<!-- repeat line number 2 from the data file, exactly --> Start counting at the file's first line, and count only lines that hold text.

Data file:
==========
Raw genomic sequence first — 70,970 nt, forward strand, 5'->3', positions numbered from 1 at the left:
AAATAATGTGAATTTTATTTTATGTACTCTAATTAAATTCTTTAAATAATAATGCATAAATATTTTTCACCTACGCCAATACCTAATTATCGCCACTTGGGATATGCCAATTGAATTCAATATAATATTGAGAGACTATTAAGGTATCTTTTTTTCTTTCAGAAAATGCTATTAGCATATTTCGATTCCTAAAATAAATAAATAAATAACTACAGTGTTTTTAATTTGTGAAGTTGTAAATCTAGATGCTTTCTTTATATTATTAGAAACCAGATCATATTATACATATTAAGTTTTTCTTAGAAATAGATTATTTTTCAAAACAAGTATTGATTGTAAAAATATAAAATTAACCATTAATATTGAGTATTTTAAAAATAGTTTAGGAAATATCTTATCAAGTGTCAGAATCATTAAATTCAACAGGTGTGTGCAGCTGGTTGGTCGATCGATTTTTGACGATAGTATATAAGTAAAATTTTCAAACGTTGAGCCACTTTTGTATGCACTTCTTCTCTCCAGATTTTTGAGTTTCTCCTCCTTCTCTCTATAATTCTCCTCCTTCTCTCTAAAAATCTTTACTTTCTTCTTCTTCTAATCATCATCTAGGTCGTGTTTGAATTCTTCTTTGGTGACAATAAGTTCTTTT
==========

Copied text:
AAATAATGTGAATTTTATTTTATGTACTCTAATTAAATTCTTTAAATAATAATGCATAAATATTTTTCACCTACGCCAATACCTAATTATCGCCACTTGGGATATGCCAATTGAATTCAATATAATATTGAGAGACTATTAAGGTATCTTTTTTTCTTTCAGAAAATGCTATTAGCATATTTCGATTCCTAAAATAAATAAATAAATAACTACAGTGTTTTTAATTTGTGAAGTTGTAAATCTAGATGCTTTCTTTATATTATTAGAAACCAGATCATATTATACATATTAAGTTTTTCTTAGAAATAGATTATTTTTCAAAACAAGTATTGATTGTAAAAATATAAAATTAACCATTAATATTGAGTATTTTAAAAATAGTTTAGGAAATATCTTATCAAGTGTCAGAATCATTAAATTCAACAGGTGTGTGCAGCTGGTTGGTCGATCGATTTTTGACGATAGTATATAAGTAAAATTTTCAAACGTTGAGCCACTTTTGTATGCACTTCTTCTCTCCAGATTTTTGAGTTTCTCCTCCTTCTCTCTATAATTCTCCTCCTTCTCTCTAAAAATCTTTACTTTCTTCTTCTTCTAATCATCATCTAGGTCGTGTTTGAATTCTTCTTTGGTGACAATAAGTTCTTTT